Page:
By Dan Williams and Nidal al-Mughrabi
JERUSALEM/GAZA (Reuters) – Israel called on Tuesday for the immediate resumption of indirect talks on the return of two Israeli civilians and the remains of two soldiers held for years in Gaza, but the territory’s Islamist rulers Hamas dismissed the overture.
The Israeli appeal came in a statement from Prime Minister Benjamin Netanyahu’s office after Hamas said last week it might be willing to move forward on the issue.
Israel last week linked any future coronavirus-linked aid to neighboring Gaza on progress in efforts to recover the two soldiers – who it said were killed in the 2014 Gaza war – and the two civilians who separately slipped into the enclave.
Hamas has said it holds all four. The Islamist group has never stated whether the soldiers are dead or alive, but neither has it provided a sign of life, as it has done in a previous similar case. The families of the two civilians said they suffered from mental health issues.
Hamas has said that returning the four Israelis would require negotiating a prisoner swap and would not be done in exchange for humanitarian aid.
In its statement, the Israeli prime minister’s office said Netanyahu’s national security team "stands ready to take constructive action with the goal of returning the fallen and the missing and of ending the affair, and are calling for an immediate dialogue via mediators."
In past rounds of talks, Egypt, Qatar and the United Nations have served as intermediaries.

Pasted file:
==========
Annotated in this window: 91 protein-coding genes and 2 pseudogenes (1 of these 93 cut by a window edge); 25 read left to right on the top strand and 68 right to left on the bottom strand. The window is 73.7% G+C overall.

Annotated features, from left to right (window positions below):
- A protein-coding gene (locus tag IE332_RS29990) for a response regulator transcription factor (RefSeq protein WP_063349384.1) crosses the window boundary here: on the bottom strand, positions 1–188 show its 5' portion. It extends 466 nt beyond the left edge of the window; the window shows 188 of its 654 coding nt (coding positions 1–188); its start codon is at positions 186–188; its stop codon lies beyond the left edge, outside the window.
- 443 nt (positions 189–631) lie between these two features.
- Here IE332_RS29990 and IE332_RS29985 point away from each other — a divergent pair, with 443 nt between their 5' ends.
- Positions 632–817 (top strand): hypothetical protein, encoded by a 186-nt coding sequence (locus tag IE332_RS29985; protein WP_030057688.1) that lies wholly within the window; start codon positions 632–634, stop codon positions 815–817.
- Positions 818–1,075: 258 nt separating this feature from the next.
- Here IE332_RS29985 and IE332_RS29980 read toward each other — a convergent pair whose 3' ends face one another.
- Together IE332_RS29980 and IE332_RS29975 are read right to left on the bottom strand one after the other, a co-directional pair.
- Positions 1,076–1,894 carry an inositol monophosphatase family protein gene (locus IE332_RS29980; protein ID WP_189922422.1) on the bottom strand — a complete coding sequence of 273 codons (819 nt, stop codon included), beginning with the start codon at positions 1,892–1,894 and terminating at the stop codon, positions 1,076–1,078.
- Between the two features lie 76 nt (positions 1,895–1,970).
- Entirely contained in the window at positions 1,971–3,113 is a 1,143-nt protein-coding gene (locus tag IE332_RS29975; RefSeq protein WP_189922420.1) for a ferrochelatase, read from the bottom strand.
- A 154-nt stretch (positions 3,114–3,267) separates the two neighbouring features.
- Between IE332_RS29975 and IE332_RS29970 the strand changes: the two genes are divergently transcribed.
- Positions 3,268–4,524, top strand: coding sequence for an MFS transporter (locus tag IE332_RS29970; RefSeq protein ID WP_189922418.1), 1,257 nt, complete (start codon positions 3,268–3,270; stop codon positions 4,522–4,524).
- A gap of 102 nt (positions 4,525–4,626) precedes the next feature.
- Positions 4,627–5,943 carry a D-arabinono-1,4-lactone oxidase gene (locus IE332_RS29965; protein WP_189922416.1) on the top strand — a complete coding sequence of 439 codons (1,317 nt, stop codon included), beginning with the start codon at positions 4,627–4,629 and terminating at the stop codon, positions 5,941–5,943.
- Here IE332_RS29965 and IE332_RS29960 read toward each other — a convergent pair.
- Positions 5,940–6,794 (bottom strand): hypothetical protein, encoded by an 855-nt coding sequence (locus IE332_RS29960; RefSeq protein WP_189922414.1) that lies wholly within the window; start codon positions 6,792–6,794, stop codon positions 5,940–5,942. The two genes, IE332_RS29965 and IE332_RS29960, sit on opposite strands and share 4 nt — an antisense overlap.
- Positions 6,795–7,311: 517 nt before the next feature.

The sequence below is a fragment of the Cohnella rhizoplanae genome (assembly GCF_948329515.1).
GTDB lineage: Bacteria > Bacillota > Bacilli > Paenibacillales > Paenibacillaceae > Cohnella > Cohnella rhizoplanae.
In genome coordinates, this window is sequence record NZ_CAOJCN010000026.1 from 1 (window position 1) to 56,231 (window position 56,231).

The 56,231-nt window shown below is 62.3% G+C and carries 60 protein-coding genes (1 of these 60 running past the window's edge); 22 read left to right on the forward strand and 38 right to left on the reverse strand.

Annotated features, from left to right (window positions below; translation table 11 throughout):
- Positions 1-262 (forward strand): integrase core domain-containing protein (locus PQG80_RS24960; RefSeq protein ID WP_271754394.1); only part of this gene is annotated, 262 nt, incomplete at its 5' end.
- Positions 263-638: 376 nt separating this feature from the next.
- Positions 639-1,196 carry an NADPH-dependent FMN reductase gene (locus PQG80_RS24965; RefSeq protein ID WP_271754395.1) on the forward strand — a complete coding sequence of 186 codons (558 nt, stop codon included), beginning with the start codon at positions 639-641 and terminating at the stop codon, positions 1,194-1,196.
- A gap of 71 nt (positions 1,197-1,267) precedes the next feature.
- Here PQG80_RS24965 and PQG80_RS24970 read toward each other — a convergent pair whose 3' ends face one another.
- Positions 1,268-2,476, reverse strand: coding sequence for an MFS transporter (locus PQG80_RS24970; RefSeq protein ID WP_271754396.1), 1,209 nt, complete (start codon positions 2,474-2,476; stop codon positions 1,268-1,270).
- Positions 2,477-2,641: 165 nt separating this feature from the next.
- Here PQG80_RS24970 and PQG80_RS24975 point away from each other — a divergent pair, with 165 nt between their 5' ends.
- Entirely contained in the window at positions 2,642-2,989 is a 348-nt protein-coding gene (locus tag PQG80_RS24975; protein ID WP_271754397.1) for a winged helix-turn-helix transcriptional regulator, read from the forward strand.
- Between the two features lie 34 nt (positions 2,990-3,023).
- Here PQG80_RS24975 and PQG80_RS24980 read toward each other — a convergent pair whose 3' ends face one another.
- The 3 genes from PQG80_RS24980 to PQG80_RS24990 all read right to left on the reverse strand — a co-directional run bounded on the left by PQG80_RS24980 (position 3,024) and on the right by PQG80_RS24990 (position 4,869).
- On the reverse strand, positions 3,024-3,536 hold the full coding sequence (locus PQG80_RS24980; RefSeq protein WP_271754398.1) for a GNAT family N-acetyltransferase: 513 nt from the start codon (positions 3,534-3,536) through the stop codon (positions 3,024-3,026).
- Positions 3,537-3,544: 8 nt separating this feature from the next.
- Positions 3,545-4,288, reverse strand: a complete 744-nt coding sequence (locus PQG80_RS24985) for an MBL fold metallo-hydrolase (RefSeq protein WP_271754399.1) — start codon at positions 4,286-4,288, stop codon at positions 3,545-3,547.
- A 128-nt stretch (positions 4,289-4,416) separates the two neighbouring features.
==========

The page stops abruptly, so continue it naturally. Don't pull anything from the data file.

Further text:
But Hamas official Moussa Dodin on Tuesday dismissed Netanyahu’s offer to resume talks, saying it was not serious and warning the premier: "(The Israelis) may be forced to negotiate under more complicated conditions" in the future.
Yehya al-Sinwar, Hamas chief in Gaza, had said last week that he saw "a possible initiative to revive (the) issue" of the four Israelis if Israel frees jailed Palestinians, though he rejected the linkage to coronavirus aid.
"A prisoner swap will exact a big price" from Israel, he told Hamas’s Al-Aqsa TV, saying that were it to start by releasing sick, old and female prisoners "we may offer something partial in return".
Hamas, which has 13 confirmed cases of the novel coronavirus in blockaded Gaza and hopes to curb its spread, wants Israel to ease economic conditions. Israel is also loath to deal with a new humanitarian crisis on its border with Gaza, now sealed by both sides.
Israel in the past has freed hundreds of jailed Palestinians, including many militants, in exchange for the recovery of dead or captive Israelis.
But rightists in Netanyahu’s coalition government, including Defence Minister Naftali Bennett, oppose any further releases of Palestinian militants.
Writing by Dan Williams and Nidal al-Mughrabi; Editing Jeffrey Heller and Bernadette Baum